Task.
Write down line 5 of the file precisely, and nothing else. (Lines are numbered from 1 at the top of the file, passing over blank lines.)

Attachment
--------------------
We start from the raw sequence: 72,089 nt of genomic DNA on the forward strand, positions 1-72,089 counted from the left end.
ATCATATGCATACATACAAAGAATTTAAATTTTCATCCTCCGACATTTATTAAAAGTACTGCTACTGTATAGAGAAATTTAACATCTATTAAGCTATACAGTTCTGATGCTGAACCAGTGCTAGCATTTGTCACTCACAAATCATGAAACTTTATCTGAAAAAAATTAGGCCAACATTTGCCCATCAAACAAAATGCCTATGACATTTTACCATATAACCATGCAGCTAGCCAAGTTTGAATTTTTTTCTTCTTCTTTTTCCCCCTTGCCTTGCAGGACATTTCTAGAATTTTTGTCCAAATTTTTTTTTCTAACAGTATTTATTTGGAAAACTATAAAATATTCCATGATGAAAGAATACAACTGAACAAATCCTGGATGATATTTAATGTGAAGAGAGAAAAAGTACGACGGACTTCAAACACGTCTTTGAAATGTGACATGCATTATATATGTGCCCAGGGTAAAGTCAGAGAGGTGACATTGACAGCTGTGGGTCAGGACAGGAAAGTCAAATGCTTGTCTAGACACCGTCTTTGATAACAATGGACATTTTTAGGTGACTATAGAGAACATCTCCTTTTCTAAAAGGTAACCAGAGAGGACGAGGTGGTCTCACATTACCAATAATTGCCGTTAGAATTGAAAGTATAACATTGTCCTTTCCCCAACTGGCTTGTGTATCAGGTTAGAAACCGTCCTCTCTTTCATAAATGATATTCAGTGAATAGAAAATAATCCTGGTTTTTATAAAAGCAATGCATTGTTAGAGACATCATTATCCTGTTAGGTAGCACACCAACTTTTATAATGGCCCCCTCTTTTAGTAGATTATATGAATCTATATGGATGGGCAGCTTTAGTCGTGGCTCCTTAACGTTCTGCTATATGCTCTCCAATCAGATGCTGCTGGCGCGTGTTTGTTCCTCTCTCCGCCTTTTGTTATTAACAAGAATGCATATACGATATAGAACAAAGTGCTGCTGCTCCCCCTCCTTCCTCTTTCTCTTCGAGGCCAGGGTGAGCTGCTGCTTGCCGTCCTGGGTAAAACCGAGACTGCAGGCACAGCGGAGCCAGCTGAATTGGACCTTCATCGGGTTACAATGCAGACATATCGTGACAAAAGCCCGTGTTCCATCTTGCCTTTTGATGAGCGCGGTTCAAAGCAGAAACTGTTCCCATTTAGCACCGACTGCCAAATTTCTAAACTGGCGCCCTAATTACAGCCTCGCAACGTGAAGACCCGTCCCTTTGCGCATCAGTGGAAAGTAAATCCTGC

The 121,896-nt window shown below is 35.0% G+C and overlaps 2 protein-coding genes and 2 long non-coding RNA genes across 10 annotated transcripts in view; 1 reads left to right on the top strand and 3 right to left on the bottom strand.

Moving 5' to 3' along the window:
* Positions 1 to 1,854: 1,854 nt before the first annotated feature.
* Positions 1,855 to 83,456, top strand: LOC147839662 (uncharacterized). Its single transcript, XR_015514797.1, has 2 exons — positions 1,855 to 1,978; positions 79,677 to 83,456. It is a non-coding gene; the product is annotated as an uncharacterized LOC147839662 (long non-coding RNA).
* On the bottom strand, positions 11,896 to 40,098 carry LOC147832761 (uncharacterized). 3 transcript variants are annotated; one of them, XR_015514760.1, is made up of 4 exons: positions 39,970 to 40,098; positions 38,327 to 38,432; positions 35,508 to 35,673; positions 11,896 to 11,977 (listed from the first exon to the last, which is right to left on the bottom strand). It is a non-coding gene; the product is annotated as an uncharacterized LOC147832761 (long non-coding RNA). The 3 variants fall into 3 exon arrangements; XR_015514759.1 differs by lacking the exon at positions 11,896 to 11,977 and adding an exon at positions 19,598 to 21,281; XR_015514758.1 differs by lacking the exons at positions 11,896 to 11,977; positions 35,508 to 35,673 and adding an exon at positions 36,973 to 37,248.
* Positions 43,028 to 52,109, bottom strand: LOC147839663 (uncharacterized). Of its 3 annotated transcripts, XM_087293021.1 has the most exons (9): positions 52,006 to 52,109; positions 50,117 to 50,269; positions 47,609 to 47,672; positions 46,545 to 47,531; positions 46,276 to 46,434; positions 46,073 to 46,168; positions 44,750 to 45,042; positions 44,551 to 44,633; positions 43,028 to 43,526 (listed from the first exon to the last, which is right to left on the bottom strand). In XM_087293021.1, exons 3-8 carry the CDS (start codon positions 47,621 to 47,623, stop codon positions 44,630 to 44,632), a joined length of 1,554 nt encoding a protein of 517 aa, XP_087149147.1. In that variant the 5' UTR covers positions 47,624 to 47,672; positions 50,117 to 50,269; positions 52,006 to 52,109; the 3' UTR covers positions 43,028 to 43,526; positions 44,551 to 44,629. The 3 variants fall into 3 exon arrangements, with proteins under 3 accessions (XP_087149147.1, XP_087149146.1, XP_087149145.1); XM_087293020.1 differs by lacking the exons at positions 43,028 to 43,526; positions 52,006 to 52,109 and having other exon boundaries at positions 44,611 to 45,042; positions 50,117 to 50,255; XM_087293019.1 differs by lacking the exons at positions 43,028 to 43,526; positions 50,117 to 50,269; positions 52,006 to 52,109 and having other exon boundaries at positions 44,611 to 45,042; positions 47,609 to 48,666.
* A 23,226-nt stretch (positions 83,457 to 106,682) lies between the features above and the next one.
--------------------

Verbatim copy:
* Positions 1 to 1,854: 1,854 nt before the first annotated feature.